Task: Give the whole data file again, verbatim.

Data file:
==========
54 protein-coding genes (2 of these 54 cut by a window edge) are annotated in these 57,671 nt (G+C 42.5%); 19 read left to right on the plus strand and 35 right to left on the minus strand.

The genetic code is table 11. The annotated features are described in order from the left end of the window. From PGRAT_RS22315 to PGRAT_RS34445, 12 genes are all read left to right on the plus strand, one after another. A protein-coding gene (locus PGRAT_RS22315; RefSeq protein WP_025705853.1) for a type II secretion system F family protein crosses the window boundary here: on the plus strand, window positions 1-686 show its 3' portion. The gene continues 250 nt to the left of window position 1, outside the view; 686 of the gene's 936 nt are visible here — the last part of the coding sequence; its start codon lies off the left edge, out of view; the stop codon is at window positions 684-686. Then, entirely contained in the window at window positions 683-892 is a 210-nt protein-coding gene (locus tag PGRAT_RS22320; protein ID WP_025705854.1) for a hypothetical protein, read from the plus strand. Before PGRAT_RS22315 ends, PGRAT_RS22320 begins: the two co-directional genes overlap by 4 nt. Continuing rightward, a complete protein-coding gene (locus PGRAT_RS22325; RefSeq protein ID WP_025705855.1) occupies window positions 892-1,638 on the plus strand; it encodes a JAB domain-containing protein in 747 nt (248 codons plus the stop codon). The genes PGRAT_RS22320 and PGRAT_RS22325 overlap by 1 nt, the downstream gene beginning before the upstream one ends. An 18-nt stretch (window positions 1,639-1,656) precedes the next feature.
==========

54 protein-coding genes (2 of these 54 cut by a window edge) are annotated in these 57,671 nt (G+C 42.5%); 19 read left to right on the plus strand and 35 right to left on the minus strand.

The genetic code is table 11. The annotated features are described in order from the left end of the window. From PGRAT_RS22315 to PGRAT_RS34445, 12 genes are all read left to right on the plus strand, one after another. A protein-coding gene (locus PGRAT_RS22315; RefSeq protein WP_025705853.1) for a type II secretion system F family protein crosses the window boundary here: on the plus strand, window positions 1-686 show its 3' portion. The gene continues 250 nt to the left of window position 1, outside the view; 686 of the gene's 936 nt are visible here — the last part of the coding sequence; its start codon lies off the left edge, out of view; the stop codon is at window positions 684-686. Then, entirely contained in the window at window positions 683-892 is a 210-nt protein-coding gene (locus tag PGRAT_RS22320; protein ID WP_025705854.1) for a hypothetical protein, read from the plus strand. Before PGRAT_RS22315 ends, PGRAT_RS22320 begins: the two co-directional genes overlap by 4 nt. Continuing rightward, a complete protein-coding gene (locus PGRAT_RS22325; RefSeq protein ID WP_025705855.1) occupies window positions 892-1,638 on the plus strand; it encodes a JAB domain-containing protein in 747 nt (248 codons plus the stop codon). The genes PGRAT_RS22320 and PGRAT_RS22325 overlap by 1 nt, the downstream gene beginning before the upstream one ends. An 18-nt stretch (window positions 1,639-1,656) precedes the next feature.